Folk Tradition of Bengal (and Rabindranath Tagore)

by Joydeep Mukherjee | 2018 | 49,317 words | ISBN-10: 8186036989 | ISBN-13: 9788186036983

An English study regarding the Folk Tradition of Bengal and its influence on Rabindranath Tagore—an important Bengali polymath from the 19th century who excelled in philosophy, arts (painting), literature and music. This research tries to initiate the semantic aspect of “folk” through the help of various dictionaries....

Chapter 1.6 - Introduction of ‘Comparative Literature’

The term ‘comparative literature’ is derived from a French term ‘Litteraturee comparee’. Various contradictory perspectives gave birth to such theory as opined by Susan Bassnett. The view simply suggests that the scholars who travelled different routes of literature could not meet a definite point. Therefore, they chose the paths of literary comparison through the evolution of fresh and more developed theories.

‘Comparative literature as a branch of literary study relates or correlates between two or more literary texts. Marious Francois Guyard’s book La Litterature Comparee defines that ‘comparative literature is a branch of literary history, for it tackles the international spiritual affinities’. Later on comparative study is enriched by the colour of ‘etudes binaries’ (binary studies). Here is a contradiction, when the research takes about binary studies it excludes ‘anonymous’, ‘folkloric` and ‘collective works’, even though it is well known and accepted from the periphery of comparative literature for being impersonal.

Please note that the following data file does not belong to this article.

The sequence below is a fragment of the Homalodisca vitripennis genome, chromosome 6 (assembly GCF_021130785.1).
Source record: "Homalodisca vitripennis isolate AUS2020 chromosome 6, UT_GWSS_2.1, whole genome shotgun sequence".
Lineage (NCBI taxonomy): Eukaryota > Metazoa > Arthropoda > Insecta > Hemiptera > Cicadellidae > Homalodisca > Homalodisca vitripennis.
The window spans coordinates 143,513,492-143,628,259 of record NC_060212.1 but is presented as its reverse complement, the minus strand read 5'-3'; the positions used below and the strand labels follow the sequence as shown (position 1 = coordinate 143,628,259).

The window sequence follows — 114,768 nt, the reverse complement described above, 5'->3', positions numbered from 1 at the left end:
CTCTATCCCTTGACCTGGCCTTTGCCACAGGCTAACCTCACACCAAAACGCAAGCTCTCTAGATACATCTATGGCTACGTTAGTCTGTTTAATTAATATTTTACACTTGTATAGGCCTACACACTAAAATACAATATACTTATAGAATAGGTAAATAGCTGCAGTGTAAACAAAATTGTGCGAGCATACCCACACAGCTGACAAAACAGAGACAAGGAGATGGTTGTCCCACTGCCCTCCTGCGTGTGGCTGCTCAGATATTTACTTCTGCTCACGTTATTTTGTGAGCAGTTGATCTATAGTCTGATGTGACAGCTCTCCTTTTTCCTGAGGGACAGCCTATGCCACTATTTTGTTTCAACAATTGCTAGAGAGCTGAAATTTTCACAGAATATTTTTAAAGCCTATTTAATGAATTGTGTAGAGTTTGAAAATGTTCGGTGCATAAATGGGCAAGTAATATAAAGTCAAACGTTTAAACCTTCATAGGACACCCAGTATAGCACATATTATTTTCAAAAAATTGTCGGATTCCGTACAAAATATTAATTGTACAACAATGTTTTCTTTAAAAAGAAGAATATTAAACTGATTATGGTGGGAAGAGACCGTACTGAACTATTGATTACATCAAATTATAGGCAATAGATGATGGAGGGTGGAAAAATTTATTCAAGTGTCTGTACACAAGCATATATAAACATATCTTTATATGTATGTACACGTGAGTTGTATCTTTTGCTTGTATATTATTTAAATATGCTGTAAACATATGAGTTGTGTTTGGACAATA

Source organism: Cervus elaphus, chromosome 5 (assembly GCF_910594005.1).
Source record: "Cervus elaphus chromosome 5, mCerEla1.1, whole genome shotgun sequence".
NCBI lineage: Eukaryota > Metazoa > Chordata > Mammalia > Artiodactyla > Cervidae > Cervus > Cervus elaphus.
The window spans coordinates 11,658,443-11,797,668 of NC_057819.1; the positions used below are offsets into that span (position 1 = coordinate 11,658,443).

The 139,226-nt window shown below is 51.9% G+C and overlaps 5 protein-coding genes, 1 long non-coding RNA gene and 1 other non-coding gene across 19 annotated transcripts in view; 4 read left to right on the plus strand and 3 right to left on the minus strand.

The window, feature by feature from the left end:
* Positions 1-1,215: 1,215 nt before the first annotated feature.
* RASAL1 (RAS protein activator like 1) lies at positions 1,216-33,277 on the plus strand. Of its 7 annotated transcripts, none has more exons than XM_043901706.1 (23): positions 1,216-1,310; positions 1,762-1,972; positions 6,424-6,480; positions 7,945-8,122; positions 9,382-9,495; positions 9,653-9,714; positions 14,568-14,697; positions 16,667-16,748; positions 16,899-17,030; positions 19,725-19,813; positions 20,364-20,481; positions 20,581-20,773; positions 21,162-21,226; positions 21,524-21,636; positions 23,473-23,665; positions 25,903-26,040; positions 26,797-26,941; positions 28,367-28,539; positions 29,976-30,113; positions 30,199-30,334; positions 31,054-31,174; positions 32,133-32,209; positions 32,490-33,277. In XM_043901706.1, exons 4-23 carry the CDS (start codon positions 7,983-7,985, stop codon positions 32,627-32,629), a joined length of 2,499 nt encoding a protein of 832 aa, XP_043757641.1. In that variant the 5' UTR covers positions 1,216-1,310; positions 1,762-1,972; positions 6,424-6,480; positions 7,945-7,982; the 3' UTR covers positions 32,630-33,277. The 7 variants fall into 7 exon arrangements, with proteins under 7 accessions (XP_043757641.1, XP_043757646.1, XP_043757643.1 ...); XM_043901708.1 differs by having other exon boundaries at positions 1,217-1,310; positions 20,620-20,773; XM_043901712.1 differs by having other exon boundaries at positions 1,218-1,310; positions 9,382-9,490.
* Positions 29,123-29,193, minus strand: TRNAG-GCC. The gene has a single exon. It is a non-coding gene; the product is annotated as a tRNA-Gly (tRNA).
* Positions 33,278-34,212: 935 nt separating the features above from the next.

However, Tieghem keeps a sharp distinction between what the readers call ‘general literature’ and ‘comparative literature’. By ‘general literature’ he means a text having mutual relationship rather reciprocal relation or congruency with other texts while ‘comparative literature’ means the study of two entities: two books or writers, two groups of books or writers, or two complete literatures. Nevertheless, the definition is not free from counter arguments. Critics like Remax insinuates ‘general’ and ‘comparative’ literature fall into the same category; they are similar in meaning and therefore inseparable. In 20th century the rise of other theories turned the critics from their directness to the theory. Consequently, French theorists confined themselves with the outside feature of the theory ignoring the internal aspects of the texts and other corners or loopholes. Today’s ‘comparative literature’ cannot stand alone. It invariably includes ‘theory of influence’ and ‘theory of reception’, which again include ‘theory of intertextuality’, the concept of ‘imitation’ and ‘borrowing’, ‘theory of parallelism’ and subsequent theory; the theory of ‘anxiety of influence’.

Like what you read? Consider supporting this website: